Department of Energy Announces $29 Million in Fusion Energy Technology Development
WASHINGTON, D.C. – Today, the U.S. Department of Energy (DOE) announced $29 million in funding for 14 projects as part of the Galvanizing Advances in Market-aligned fusion for an Overabundance of Watts (GAMOW) program, which is jointly sponsored by the Advanced Research Projects Agency-Energy (ARPA-E) and the Office of Science–Fusion Energy Sciences (SC-FES).
GAMOW teams will work to close multiple fusion-specific technological gaps that will be needed to connect a net-energy-gain “fusion core," once it is ready, to a deployable, commercially attractive fusion system. Projects will address one or more research and development (R&D) categories, including (1) technologies, materials, and superconducting-magnet and fuel-cycle subsystems between the fusion plasma and balance of plant, (2) cost-effective, high-efficiency, high-duty-cycle, electrical-driver technologies, and (3) cross-cutting areas such as novel fusion materials and advanced and additive manufacturing for fusion-relevant materials, components, and their cost-effective scale-up.
“Fusion energy is a potentially game-changing clean energy source, but it has faced scientific and technical challenges for decades,” said ARPA-E Director Lane Genatowski. “GAMOW teams will work to further develop enabling fusion materials and subsystem technologies, with a focus on the timely future commercialization and deployment of fusion energy generation.”
"This program draws on the capabilities and expertise of national laboratories, universities, and private industry to tackle key technological challenges on the road to fusion energy," said Dr. Chris Fall, Director of DOE's Office of Science. “These projects will help keep America in the forefront of fusion energy research.”
Historically, fusion energy development efforts have largely focused on achieving the required fuel density, temperature, and energy confinement time required for a viable fusion energy system. While recent investments have been made in the development of a viable and net-energy-gain fusion-energy system, there remains a significant need to focus on the materials and enabling technologies that will be needed to establish fusion energy’s technical and commercial viability once net energy gain is achieved.
GAMOW projects will work in synergy with both publicly and privately funded fusion-development efforts, including ARPA-E’s ALPHA and BETHE fusion programs, and they will leverage the technical resources and basic research SC-FES sponsors in these areas. ARPA-E and SC-FES will jointly fund the projects over the program’s three-year lifespan.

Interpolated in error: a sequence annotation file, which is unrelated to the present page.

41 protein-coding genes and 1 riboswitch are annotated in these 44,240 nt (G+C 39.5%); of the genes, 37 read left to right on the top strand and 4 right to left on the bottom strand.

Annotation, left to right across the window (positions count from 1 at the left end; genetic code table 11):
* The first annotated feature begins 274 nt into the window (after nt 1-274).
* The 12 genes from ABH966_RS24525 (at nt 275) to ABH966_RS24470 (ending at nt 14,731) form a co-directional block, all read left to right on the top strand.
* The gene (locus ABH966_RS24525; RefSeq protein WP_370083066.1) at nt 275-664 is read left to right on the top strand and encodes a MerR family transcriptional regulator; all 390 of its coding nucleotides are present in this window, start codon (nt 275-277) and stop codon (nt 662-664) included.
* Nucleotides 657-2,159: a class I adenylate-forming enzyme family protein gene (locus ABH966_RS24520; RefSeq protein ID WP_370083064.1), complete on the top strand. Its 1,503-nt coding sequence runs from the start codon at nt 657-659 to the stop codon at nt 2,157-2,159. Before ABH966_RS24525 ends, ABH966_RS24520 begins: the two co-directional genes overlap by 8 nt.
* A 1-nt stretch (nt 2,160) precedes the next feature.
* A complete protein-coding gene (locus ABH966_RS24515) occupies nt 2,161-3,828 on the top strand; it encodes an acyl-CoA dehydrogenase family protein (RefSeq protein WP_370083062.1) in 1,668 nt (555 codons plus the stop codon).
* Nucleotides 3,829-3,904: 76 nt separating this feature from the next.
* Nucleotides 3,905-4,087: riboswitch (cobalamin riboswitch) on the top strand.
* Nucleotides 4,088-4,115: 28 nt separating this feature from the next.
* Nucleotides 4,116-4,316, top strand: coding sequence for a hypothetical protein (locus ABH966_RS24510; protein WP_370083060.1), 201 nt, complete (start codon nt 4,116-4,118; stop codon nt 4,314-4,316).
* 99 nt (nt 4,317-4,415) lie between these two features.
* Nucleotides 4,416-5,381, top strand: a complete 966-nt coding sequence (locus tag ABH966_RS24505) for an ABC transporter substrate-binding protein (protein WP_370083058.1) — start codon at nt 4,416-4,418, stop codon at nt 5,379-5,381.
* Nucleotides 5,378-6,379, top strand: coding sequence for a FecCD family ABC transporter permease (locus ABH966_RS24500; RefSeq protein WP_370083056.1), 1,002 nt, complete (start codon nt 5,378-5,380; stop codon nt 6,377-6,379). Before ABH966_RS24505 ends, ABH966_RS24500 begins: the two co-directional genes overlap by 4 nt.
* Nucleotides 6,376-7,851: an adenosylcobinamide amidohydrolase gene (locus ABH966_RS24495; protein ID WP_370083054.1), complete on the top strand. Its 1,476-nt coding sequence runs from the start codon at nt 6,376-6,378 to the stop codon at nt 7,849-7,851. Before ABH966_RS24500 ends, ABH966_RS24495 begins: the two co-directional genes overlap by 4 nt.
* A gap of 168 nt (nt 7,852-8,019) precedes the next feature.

A sampling of GAMOW projects can be found below; for the full list of projects click HERE.
University of Houston – Houston, TX
Advanced HTS Conductors Customized for Fusion - $1,500,000
RE-Ba-Cu-O (REBCO, RE = rare earth) tapes enable >20-T magnets in compact, high-field magnetic-fusion devices. However, commercial REBCO tapes are expensive and use substrates that limit their yield strength at the operating condition of high-temperature superconductor (HTS) magnets for compact fusion energy systems. The University of Houston proposes to address these challenges by developing HTS conductors with increased critical current at >20 T and lower raw-materials cost for use in commercial fusion systems. The team will employ an advanced metal organic chemical vapor deposition process to reduce costs while achieving high critical-current thresholds, and use high-strength alloys to increase the yield strength of REBCO tapes. These innovations could reduce the cost of HTS conductors by a factor of 30.
Phoenix, LLC – Madison, WI
Application of Plasma-Window Technology to Enable an Ultra-High-Flux DT Neutron Source - $2,500,000
Phoenix will seek to increase the neutron flux by a factor of 100 over that of state-of-the-art beam-target fusion neutron sources by developing and testing a plasma window (PW) to enable an increase in the pressure of the gas target. By project end, the PW should be ready for integration with a commercial steady-state gas-target neutron generator. This combination may ultimately enable a cost-effective, groundbreaking, “fusion-prototypic” source of neutrons representative of the environment that fusion-power-plant materials/subsystems will endure in operation. It will enable tests to accelerate fusion materials and small-component development, offering the potential to help reduce the technical, financial, and regulatory risks of fusion-energy technologies.